U2 Review Twickenham
In every relationship one has to gothrough one’s up’s and downs,and for the U2 faithful the rather generous free gift of depositing their 2014’s album “Songs Of Innocence” into half a billion peoples unsuspecting music collection was the equivalent of getting drunk at the office Christmas party and copping a feel at someone in the accounts department. It all felt rather sordid and messy.
So how do you heal after that and fall in love all over again?The answer is pretty simple. Announce a tour to 2.4 million people showcasing the one album that 30 years previously resonated with your fans and broke the band into the stadiums around the world.
Turns out actually this was a pretty smart move. The Grammy winning “The Joshua Tree” record made the world have a collective crush on them in the first place and tackled political issues that seem even more relevant now than they did in 1997.
And so, on the second night of 2 sold out shows at Twickenham,it is the lone figure of Larry Mullen Jnr who strolls out onto the stage on Sunday evening before launching into “Sunday Bloody Sunday”. Can there be a more famous opening drum riff? The rest of the band follow with Bono bringing up the rear egging on the crowd up like a frustrated boxer.
Wisely bookending either end of the show with pre and post Joshua Tree hits, “New Years Day”, “Bad” and “Pride (In The Name Of Love”) all follow the opener and all played out on a tiny stage and without any pomp and ceremony. The tiny “B” stage forms a perfect shadow for the HUGE 200 x 40ft 8K video screen and accompanying Joshua tree cut out spanning the stadium. The “no frills” move is smart and means the entire focus of the 60,000 strong are on the band before the chiming opening chords of “Where The Streets Have No Name” signalling “The Joshua Tree” section of the show.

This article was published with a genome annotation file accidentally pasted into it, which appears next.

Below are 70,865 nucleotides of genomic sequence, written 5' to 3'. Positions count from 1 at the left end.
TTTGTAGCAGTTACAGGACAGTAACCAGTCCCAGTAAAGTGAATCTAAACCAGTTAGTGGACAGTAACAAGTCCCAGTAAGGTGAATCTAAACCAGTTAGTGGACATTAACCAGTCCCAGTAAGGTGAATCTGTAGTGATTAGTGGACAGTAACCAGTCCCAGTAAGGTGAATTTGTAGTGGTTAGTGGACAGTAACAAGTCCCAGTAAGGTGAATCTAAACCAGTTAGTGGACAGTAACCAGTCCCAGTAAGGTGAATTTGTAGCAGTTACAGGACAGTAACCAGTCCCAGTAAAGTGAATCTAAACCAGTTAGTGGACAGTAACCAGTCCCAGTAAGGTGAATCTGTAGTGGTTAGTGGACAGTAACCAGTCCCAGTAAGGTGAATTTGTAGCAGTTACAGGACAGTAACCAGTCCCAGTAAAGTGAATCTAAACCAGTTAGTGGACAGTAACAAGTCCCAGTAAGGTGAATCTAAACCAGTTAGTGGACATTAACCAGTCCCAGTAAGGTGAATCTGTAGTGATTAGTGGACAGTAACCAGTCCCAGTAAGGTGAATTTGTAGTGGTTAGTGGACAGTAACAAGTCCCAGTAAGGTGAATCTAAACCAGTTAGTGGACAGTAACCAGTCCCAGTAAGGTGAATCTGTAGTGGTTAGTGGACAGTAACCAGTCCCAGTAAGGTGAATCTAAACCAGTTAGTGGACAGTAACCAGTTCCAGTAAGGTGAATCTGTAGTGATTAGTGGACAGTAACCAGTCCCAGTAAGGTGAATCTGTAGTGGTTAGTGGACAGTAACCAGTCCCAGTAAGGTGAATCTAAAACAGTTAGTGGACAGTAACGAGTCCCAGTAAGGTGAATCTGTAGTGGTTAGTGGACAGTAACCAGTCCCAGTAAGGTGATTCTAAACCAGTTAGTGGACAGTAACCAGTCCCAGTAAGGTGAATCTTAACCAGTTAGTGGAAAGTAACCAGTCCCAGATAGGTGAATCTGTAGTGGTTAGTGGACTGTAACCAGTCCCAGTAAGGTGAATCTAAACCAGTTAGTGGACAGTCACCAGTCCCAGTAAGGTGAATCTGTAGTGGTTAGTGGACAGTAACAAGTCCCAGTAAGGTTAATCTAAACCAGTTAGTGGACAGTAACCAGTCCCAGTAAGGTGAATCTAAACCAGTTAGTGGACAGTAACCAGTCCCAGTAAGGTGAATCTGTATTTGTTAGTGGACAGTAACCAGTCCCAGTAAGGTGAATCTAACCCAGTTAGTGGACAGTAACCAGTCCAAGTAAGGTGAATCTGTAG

Its an impressive start and no less because the start of the album also signifies the flicker to life of the giant hi res screen projecting images of Zabriskie Point and The Joshua Tree park shot by the bands faithful movie maker Anton Cobain who first worked with the band on the album 30 years ago.
The album is played chronologically and in its entirety. This of course means the first 3 tracks are the hits and everything that follows is therefore arguably less known but thankfully for both band and audience none the less epic . There’s even the chance for some wry humour along the way as prior to “Exit” a 1950’s black and white TV footage is broadcast. In it there features a loser named Trump who declares he can save a small town by building a wall drawing boos from the crowd with a sly dig at the reality star president of the USA.
After 12 tracks its all over the band leave us with the and the stunning and understated first act closer of “Mothers Of The Disappeared”.
Before long though they’re back with a reasonto celebrate the past and remind the audience why they won’t be leaving their position at these sorts of venues any time soon. “Miss Sarajevo” is renamed “Miss Syria” with a specially commissioned film by French artist J.R shot at the Zaatari Refugee Camp in Jordan, home to some 80,000 Syrians forced to flee their country. Beautiful Day, Vertigo , Elevation and Mysterious Ways are all rapturously received before ending the evening with a communal singalong to “One”
In every relationship your allowed at least one misstep and U2 are no exception. If “Songs of Innocence” signalled their annus horribles (though it has to be said the accompanying tour was stunning) then “The Joshua Tree” 30 years on must surely signify a turning point once again for the band.
This doesn’t feel like any kind of nostalgia trail blaze. The band announced they want to perform it as if the album was being released this week and that’s exactly what it feels like. It’s a band and audience falling in love with each other all over again.
Bring on the new album and this time make ‘em pay for it!
All photos by @davidcourtphotography – follow on Instagram for U2, Glastonbury and other sordid gig shots.
Intro – Whole of the Moon
Sunday Bloody Sunday
New Year’s Day
Where the Streets Have No Name
Still Haven’t Found
With or Without You
Bullet the Blue Sky
Running to Stand Still
Red Hill Mining Town
In God’s Country
Trip Through Your Wires
One Tree Hill
Mothers of the Disappeared
Miss Syria (Sarajevo)